There’s a pivotal incident Steve Frazier remembers from the countless demonstrations he and his wife Brenda Frazier have done around the Midwest promoting their unique, gluten free noodles.
A man told them he has eaten chili for the past 10 years without noodles because he needed to cut back on pasta for health reasons. He’d gotten used to it, but after trying Dr. Noodles by Brenda, he walked away with a big smile and an armful of pasta packages. “He said, ‘I’m having noodles in my chili tonight!’” Frazer recounts.
The Weston-based company is hoping to spread those smiles nationwide. Dr. Noodles is about to launch a new website to sell the gluten-free noodles across the U.S. Their products also will be available through online retailer Amazon. It's all happening within the next few months, says Frazier, who along with owner Brenda Frazier manufacture the garbanzo bean pasta in the back kitchen of Red Clover Market in Weston, one of several places in town that sells Dr. Noodles.
The expansion will mean new equipment and eventually a new facility. Currently, Dr. Noodles distributes in the Midwest, aiming for smaller markets and Whole Foods-type grocers. Dr. Noodles is close to getting into Whole Foods, in fact; Frazier estimates that will happen in the next six months. “It’s a big challenge,” Frazier says. There are certifications and tests before getting your product into the large grocery chain, he says. “You don’t just walk in.”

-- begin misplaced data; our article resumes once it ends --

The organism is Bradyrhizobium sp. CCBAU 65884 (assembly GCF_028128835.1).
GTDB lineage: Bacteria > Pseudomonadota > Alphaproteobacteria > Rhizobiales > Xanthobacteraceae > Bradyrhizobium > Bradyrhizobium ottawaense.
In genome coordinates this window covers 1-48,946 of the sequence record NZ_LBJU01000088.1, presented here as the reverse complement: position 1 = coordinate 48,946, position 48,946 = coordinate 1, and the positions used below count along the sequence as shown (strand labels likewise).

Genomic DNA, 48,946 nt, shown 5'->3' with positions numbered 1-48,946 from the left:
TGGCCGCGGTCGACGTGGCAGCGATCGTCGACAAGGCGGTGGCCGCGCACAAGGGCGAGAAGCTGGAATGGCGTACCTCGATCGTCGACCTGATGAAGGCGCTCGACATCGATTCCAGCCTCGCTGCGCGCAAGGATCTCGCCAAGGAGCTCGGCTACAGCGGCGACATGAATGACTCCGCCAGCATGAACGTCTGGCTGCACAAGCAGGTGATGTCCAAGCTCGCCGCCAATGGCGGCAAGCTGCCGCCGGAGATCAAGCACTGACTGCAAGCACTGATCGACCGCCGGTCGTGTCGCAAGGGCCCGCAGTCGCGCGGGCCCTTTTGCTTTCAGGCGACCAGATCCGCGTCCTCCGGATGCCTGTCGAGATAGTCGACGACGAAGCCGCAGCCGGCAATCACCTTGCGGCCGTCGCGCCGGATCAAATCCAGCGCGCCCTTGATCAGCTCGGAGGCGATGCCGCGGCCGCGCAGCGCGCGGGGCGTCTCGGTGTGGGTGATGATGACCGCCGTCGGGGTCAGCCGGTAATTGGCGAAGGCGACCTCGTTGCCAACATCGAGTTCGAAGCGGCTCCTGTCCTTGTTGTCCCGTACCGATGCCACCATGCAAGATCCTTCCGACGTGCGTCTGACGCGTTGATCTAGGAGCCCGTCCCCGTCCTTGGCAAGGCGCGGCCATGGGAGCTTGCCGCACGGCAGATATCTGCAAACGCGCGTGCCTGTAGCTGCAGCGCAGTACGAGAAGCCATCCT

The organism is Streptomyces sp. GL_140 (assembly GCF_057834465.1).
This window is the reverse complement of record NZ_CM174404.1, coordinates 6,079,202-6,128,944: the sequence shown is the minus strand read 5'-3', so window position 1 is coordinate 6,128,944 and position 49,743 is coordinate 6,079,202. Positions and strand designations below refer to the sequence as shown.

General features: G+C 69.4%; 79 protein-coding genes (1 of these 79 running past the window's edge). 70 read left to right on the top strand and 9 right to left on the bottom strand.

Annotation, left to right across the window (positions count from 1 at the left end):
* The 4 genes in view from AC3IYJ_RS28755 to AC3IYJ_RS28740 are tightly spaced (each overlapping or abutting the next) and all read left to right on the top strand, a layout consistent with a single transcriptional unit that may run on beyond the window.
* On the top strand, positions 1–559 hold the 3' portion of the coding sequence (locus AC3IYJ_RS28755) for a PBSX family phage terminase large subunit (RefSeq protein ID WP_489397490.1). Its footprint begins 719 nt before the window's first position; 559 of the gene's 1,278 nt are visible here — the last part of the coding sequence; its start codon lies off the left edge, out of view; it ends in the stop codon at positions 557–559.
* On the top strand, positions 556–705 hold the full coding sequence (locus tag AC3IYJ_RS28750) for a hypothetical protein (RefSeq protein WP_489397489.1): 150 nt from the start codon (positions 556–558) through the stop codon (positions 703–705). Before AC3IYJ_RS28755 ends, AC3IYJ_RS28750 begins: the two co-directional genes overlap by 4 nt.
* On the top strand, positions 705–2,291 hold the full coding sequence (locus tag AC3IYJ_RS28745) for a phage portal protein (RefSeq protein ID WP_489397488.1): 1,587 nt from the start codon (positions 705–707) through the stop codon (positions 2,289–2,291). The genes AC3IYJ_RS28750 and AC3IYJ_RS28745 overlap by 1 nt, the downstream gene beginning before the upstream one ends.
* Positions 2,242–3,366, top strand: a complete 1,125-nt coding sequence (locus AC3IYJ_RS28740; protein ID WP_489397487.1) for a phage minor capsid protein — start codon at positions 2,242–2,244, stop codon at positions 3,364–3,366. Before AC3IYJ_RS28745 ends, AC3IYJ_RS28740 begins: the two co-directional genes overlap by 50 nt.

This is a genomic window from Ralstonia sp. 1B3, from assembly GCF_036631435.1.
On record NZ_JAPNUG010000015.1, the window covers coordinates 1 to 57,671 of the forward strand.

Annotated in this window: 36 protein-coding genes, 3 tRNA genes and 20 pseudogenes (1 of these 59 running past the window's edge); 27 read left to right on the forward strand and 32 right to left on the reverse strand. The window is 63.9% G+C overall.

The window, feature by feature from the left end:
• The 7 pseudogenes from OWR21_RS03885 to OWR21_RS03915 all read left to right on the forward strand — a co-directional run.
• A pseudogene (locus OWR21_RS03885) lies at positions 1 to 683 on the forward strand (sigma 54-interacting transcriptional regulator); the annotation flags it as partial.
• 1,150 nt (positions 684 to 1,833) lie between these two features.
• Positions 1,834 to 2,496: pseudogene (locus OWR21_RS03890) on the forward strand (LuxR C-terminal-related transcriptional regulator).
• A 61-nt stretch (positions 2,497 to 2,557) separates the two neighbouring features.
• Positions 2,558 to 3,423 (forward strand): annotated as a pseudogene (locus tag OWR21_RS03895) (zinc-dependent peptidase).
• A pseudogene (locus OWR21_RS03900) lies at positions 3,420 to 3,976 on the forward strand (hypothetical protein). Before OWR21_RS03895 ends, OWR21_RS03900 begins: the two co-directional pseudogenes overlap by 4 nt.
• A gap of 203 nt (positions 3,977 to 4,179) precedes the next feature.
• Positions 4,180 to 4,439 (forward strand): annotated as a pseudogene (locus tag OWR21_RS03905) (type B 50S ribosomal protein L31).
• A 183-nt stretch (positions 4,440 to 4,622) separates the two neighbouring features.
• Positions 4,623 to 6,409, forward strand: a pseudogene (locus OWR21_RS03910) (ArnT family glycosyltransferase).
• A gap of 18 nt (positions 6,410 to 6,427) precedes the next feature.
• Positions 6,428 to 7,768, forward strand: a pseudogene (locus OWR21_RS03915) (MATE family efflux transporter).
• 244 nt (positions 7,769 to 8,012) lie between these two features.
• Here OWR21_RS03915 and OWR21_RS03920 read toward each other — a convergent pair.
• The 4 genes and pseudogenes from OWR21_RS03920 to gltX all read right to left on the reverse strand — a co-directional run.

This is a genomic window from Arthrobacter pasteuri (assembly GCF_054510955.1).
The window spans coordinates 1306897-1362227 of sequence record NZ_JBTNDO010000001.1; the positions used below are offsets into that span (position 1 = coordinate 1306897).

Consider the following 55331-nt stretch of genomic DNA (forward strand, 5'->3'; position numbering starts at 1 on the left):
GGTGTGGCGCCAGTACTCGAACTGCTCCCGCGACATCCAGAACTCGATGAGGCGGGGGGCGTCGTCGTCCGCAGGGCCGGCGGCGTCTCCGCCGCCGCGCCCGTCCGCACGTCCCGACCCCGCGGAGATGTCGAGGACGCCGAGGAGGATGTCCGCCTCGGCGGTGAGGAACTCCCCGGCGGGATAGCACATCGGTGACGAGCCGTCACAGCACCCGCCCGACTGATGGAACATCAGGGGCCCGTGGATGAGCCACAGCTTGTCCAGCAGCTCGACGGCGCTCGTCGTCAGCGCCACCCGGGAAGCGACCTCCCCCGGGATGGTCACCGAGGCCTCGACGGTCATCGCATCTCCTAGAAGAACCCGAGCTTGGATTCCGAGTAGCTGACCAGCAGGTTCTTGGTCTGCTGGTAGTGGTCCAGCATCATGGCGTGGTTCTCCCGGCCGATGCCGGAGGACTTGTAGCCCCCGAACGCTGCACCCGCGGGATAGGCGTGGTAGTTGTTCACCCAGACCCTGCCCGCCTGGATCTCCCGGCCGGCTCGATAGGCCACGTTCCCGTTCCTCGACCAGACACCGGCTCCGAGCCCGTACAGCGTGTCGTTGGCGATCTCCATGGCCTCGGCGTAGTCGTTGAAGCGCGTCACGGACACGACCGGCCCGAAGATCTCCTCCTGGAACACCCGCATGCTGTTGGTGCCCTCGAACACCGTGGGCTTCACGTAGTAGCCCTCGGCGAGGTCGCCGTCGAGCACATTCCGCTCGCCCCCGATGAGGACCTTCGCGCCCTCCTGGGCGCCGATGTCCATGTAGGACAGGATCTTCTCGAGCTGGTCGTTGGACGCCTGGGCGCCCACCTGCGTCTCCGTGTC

The Fraziers currently make about 1,000 units of Dr. Noodles per month, or about 700 pounds of pasta. To meet demand of nationwide sales, the company will buy a new machine that can produce 500 pounds per day. “Right now that would take us about three to five days,” Frazier says.
That’ll mean hiring employees. Frazier estimates the company—now a two-person operation, just the couple themselves—will hire three to five employees to man the machines while Frazier continues to focus on marketing the products.
The noodles have been popular with people who need to go gluten free for medical reasons, or simply want to reduce their carb intake. Because they’re made from beans, they’re packed with fiber and protein, and don’t spike a person’s blood sugar like ordinary pasta does, Frazier says. A few restaurants in Milwaukee, such as Bacchus, a 5-star restaurant on Lake Michigan, are serving Dr. Noodles as a gluten-free alternative when customers ask.
Anyone looking for a healthier pasta alternative is their target customer, Frazier says. “When people come in who haven’t had pasta for a year or more, if they try this, I have them for life,” Frazier says.
Check out Dr. Noodles on DrNoodlesByBrenda.com. The products are sold in the Wausau area at Red Clover Market, Downtown Grocery and Trig’s, and at locations in Wisconsin Rapids, Merrill, Rhinelander, Minocqua, Milwaukee and Madison.